New legislation to allow member states to decide for themselves whether GM crops can be grown commercially has been passed.
In a vote in the European Parliament on Tuesday (13 January), MEPs agreed legislation to allow individual member states to restrict or ban the cultivation of GMs on their territory.
The agreement in Strasbourg negotiated with EU ministers was approved by 480 votes to 159, with 59 abstentions.
Under the laws, GM varieties or traits will still have to pass rigorous safety tests and receive EU-wide regulatory approval before they can be grown commercially.
But the legislation, which is expected to come into force this spring, will give national governments flexibility on whether GM crops, which have been approved as safe, are grown on their territory.
The UK government believes British farmers should be allowed the choice to grow GMs.
A Defra spokesman said: “We are supportive of the opportunities GM could bring for British businesses and our environment and want our farmers to have access to the best technology available.
“It is an improvement on the current situation offering greater flexibility for each country to make its own decisions.”
However, Scottish and Welsh governments remain opposed to GM crop cultivation on their territories.
Environmental lobby group Greenpeace said it was “concerned” the rules would “grant biotech companies the power to negotiate with elected governments and excludes the strongest legal argument to ban GM crops – evidence of environmental harm”.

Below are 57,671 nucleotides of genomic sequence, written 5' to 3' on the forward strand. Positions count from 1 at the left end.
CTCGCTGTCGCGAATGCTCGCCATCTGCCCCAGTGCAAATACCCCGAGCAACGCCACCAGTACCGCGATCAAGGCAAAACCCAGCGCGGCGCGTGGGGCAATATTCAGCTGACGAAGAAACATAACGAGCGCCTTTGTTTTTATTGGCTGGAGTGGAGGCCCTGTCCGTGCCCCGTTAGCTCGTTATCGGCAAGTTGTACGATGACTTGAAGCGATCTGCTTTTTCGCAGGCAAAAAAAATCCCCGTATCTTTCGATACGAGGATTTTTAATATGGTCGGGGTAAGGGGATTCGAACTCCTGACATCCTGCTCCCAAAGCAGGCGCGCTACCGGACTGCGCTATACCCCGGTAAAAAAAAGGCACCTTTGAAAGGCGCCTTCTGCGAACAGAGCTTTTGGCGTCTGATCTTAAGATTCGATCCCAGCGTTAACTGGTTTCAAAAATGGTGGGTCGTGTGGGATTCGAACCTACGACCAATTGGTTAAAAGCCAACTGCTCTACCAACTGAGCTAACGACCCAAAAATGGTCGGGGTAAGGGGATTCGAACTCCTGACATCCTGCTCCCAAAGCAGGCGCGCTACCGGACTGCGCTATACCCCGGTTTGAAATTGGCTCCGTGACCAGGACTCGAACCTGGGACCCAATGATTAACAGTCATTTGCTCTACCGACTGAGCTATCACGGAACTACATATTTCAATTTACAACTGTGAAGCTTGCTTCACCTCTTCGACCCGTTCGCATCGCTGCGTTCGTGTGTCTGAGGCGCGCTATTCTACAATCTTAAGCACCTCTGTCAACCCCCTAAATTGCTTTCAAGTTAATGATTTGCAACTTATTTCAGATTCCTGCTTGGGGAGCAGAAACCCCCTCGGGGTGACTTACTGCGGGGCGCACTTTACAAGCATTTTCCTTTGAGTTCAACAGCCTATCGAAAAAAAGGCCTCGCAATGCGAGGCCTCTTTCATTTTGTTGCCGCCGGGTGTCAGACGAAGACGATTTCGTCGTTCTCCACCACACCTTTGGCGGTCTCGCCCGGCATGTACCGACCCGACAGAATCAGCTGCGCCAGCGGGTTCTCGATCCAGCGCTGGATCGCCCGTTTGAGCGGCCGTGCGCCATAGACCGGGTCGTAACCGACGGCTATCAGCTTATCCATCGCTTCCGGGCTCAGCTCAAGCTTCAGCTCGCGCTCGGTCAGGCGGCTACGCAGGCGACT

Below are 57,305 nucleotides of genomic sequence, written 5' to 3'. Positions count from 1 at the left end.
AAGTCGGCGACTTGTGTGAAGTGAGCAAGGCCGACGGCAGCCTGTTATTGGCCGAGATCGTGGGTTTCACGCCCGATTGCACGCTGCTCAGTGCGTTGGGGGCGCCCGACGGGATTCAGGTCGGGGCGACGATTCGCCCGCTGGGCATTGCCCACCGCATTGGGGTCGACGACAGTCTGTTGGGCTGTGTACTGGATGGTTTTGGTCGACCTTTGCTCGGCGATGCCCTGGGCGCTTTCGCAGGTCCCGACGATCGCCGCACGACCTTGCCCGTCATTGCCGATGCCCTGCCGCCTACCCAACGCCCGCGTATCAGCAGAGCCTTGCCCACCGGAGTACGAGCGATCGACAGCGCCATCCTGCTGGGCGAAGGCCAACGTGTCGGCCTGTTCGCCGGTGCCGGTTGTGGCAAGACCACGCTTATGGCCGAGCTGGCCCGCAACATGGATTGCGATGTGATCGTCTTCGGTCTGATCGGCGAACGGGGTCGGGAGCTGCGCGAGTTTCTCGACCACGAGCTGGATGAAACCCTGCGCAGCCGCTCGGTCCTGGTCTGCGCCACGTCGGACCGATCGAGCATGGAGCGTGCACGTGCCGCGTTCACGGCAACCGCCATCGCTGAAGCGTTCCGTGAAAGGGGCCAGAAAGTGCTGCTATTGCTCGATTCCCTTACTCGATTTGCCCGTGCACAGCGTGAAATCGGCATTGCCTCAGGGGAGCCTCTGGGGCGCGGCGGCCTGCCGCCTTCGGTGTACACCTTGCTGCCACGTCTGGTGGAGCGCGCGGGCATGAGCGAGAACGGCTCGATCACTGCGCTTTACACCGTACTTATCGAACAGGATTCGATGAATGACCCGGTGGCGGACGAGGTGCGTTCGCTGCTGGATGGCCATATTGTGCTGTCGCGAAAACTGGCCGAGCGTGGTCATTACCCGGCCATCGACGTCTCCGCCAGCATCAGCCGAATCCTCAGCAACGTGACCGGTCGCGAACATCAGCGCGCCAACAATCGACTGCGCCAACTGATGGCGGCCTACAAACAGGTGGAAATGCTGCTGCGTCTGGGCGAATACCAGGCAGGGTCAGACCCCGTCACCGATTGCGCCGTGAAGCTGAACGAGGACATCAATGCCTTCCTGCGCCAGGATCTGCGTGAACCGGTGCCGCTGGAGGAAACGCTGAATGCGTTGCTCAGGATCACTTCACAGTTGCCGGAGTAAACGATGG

Commenting on the decision, Friends of the Earth senior food campaigner Clare Oxborrow said it was a “double-edged sword” because it could allow nations such as Scotland and Wales to ban GMs, but “open the door to GM crops being grown in England”.
She added: “Successive UK governments have consistently championed GM crops and food – despite the fact that this technology has been hugely overhyped and delivered little.
“GM crops are not the solution to the food and farming challenges we face. “Instead of continuing to back this technology, UK ministers should give their support to resilient and sustainable systems that boost our health, economy and environment.”
Currently, only one GM crop – Monsanto’s insect-resistant maize variety MON810 for animal feed – is grown commercially in the EU, mainly in Spain and Portugal.
An additional seven varieties GM varieties are in the pipeline and they could find their way into fields as early as next year.
In the UK, no GM crops are being grown commercially. But Rothamsted Research is testing whether GM camelina plants can produce omega-3 oils.
The Soil Association warned the use of GM crops in the USA has led to huge problems with resistant weeds and an increase in pesticides.